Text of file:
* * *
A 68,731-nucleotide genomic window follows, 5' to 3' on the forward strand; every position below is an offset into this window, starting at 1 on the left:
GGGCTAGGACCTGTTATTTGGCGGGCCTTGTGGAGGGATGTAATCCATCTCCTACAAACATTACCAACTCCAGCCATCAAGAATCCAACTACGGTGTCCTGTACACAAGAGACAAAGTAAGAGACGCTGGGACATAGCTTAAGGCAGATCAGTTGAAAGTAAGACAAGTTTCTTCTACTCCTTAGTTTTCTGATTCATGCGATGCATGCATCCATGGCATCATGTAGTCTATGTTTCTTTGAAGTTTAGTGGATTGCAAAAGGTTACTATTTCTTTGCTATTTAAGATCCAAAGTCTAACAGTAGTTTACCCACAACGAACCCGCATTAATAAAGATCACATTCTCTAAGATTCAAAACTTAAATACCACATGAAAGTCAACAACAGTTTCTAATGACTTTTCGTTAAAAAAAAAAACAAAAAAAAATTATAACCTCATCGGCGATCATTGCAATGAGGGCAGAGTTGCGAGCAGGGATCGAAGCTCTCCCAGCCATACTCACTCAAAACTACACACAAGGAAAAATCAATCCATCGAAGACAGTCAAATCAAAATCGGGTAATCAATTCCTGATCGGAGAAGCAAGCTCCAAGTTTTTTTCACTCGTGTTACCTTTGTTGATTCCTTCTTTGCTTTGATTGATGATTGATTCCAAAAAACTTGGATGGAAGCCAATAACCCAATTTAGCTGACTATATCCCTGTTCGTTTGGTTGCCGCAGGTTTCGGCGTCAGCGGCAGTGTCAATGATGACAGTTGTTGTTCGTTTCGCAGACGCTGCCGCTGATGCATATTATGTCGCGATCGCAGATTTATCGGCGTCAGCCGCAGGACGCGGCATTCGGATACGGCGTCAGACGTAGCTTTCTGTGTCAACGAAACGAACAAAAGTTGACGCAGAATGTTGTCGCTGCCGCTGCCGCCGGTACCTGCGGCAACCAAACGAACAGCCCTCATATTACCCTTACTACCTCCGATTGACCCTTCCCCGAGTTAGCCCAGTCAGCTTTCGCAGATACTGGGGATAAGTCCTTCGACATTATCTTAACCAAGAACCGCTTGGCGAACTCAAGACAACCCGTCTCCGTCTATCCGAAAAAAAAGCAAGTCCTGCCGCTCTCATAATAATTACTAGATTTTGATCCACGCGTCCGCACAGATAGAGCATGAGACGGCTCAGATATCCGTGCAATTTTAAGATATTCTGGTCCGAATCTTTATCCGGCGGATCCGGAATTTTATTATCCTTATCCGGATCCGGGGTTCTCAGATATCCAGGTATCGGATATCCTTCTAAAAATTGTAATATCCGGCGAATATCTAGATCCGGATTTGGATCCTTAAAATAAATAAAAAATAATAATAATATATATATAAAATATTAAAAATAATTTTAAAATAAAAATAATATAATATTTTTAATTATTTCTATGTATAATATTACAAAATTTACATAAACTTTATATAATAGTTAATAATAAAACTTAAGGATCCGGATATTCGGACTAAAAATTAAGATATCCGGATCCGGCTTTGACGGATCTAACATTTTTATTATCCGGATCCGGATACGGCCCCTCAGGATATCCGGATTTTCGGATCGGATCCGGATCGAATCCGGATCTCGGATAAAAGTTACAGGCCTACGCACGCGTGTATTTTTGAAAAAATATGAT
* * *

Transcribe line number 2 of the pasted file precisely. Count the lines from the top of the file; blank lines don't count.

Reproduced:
GGGCTAGGACCTGTTATTTGGCGGGCCTTGTGGAGGGATGTAATCCATCTCCTACAAACATTACCAACTCCAGCCATCAAGAATCCAACTACGGTGTCCTGTACACAAGAGACAAAGTAAGAGACGCTGGGACATAGCTTAAGGCAGATCAGTTGAAAGTAAGACAAGTTTCTTCTACTCCTTAGTTTTCTGATTCATGCGATGCATGCATCCATGGCATCATGTAGTCTATGTTTCTTTGAAGTTTAGTGGATTGCAAAAGGTTACTATTTCTTTGCTATTTAAGATCCAAAGTCTAACAGTAGTTTACCCACAACGAACCCGCATTAATAAAGATCACATTCTCTAAGATTCAAAACTTAAATACCACATGAAAGTCAACAACAGTTTCTAATGACTTTTCGTTAAAAAAAAAAACAAAAAAAAATTATAACCTCATCGGCGATCATTGCAATGAGGGCAGAGTTGCGAGCAGGGATCGAAGCTCTCCCAGCCATACTCACTCAAAACTACACACAAGGAAAAATCAATCCATCGAAGACAGTCAAATCAAAATCGGGTAATCAATTCCTGATCGGAGAAGCAAGCTCCAAGTTTTTTTCACTCGTGTTACCTTTGTTGATTCCTTCTTTGCTTTGATTGATGATTGATTCCAAAAAACTTGGATGGAAGCCAATAACCCAATTTAGCTGACTATATCCCTGTTCGTTTGGTTGCCGCAGGTTTCGGCGTCAGCGGCAGTGTCAATGATGACAGTTGTTGTTCGTTTCGCAGACGCTGCCGCTGATGCATATTATGTCGCGATCGCAGATTTATCGGCGTCAGCCGCAGGACGCGGCATTCGGATACGGCGTCAGACGTAGCTTTCTGTGTCAACGAAACGAACAAAAGTTGACGCAGAATGTTGTCGCTGCCGCTGCCGCCGGTACCTGCGGCAACCAAACGAACAGCCCTCATATTACCCTTACTACCTCCGATTGACCCTTCCCCGAGTTAGCCCAGTCAGCTTTCGCAGATACTGGGGATAAGTCCTTCGACATTATCTTAACCAAGAACCGCTTGGCGAACTCAAGACAACCCGTCTCCGTCTATCCGAAAAAAAAGCAAGTCCTGCCGCTCTCATAATAATTACTAGATTTTGATCCACGCGTCCGCACAGATAGAGCATGAGACGGCTCAGATATCCGTGCAATTTTAAGATATTCTGGTCCGAATCTTTATCCGGCGGATCCGGAATTTTATTATCCTTATCCGGATCCGGGGTTCTCAGATATCCAGGTATCGGATATCCTTCTAAAAATTGTAATATCCGGCGAATATCTAGATCCGGATTTGGATCCTTAAAATAAATAAAAAATAATAATAATATATATATAAAATATTAAAAATAATTTTAAAATAAAAATAATATAATATTTTTAATTATTTCTATGTATAATATTACAAAATTTACATAAACTTTATATAATAGTTAATAATAAAACTTAAGGATCCGGATATTCGGACTAAAAATTAAGATATCCGGATCCGGCTTTGACGGATCTAACATTTTTATTATCCGGATCCGGATACGGCCCCTCAGGATATCCGGATTTTCGGATCGGATCCGGATCGAATCCGGATCTCGGATAAAAGTTACAGGCCTACGCACGCGTGTATTTTTGAAAAAATATGAT